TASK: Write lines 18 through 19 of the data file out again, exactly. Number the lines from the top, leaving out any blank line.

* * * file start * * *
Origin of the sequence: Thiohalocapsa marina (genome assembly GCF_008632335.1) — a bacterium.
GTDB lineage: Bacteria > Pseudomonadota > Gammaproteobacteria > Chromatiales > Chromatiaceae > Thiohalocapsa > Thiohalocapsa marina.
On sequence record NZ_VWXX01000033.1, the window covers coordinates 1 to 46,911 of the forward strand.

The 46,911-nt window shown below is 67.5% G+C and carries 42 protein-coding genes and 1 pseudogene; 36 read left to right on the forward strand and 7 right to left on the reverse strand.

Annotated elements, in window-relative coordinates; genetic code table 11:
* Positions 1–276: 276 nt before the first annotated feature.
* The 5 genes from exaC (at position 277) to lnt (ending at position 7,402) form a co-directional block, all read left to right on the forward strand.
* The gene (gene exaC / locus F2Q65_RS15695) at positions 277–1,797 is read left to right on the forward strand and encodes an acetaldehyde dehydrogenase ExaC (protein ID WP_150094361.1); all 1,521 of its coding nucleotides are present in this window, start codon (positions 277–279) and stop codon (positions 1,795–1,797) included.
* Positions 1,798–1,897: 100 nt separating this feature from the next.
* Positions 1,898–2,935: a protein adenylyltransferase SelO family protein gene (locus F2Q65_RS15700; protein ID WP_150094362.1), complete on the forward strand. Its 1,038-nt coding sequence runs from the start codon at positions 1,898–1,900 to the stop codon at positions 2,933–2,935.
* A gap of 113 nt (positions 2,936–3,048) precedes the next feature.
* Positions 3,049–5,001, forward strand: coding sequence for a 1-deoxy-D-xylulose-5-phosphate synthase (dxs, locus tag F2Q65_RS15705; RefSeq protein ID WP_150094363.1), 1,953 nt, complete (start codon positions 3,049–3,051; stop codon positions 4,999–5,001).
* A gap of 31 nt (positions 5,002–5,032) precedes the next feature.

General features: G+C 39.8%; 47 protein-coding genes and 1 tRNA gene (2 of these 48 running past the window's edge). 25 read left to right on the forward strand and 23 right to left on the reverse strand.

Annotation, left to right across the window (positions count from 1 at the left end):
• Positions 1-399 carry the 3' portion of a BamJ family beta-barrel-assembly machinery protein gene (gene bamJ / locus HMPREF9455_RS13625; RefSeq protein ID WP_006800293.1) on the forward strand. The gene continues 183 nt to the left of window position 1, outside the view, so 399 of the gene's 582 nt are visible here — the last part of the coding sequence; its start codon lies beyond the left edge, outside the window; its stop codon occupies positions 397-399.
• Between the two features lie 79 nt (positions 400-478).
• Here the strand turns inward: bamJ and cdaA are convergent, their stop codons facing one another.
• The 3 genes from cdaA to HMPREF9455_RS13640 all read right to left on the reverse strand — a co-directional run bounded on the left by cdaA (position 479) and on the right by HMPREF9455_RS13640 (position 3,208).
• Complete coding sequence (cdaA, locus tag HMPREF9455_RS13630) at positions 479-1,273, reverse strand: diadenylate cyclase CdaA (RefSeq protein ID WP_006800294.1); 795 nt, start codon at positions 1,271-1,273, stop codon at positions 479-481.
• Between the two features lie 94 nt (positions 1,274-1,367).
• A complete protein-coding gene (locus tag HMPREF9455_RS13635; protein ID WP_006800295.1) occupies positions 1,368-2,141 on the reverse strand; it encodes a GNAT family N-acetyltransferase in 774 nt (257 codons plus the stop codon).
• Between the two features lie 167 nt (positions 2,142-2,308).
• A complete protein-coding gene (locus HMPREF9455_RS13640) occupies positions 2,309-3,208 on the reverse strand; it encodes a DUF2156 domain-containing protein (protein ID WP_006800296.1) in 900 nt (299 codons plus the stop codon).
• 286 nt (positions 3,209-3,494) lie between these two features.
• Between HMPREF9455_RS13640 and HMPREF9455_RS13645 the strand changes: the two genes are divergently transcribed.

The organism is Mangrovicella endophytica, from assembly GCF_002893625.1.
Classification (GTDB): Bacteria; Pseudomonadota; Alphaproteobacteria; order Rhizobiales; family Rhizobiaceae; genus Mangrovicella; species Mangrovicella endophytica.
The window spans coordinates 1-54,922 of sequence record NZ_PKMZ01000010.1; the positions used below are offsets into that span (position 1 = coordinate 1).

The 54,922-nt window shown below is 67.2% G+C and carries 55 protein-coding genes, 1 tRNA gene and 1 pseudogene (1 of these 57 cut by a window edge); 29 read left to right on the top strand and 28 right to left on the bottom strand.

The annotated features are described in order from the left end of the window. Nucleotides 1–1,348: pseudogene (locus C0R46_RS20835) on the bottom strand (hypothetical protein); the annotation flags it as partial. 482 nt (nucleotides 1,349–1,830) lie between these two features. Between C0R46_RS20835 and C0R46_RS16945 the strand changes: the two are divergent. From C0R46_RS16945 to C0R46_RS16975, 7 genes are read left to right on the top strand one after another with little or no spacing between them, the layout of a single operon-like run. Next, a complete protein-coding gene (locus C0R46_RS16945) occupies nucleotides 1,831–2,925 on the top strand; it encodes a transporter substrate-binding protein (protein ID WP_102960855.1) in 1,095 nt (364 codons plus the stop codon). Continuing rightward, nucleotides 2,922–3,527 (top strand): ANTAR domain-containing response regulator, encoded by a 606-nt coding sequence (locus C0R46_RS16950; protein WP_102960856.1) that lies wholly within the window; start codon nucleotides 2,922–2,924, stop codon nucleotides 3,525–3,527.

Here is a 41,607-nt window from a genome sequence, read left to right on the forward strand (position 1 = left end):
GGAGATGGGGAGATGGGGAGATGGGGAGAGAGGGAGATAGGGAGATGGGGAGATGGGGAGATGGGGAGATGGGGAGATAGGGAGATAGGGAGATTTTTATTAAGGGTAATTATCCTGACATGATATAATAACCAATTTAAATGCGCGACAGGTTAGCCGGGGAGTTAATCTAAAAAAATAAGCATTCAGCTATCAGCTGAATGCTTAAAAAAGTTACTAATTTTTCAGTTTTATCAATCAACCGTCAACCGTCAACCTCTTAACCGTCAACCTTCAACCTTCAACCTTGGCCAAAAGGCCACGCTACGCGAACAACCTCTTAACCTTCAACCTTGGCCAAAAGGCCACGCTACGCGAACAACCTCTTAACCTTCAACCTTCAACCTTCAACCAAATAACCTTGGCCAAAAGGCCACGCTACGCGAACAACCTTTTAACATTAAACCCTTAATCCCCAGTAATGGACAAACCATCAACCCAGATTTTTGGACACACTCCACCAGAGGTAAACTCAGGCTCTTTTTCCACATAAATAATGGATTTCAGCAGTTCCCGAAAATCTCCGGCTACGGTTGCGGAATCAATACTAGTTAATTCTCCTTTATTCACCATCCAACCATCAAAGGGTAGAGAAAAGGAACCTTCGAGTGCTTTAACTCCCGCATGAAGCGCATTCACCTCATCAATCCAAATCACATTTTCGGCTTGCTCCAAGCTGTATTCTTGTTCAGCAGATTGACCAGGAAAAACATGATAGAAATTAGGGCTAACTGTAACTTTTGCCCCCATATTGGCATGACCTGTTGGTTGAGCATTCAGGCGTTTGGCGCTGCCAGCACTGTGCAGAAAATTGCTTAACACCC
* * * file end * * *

• Here the strand turns inward: bamJ and cdaA are convergent, their stop codons facing one another.
• The 3 genes from cdaA to HMPREF9455_RS13640 all read right to left on the reverse strand — a co-directional run bounded on the left by cdaA (position 479) and on the right by HMPREF9455_RS13640 (position 3,208).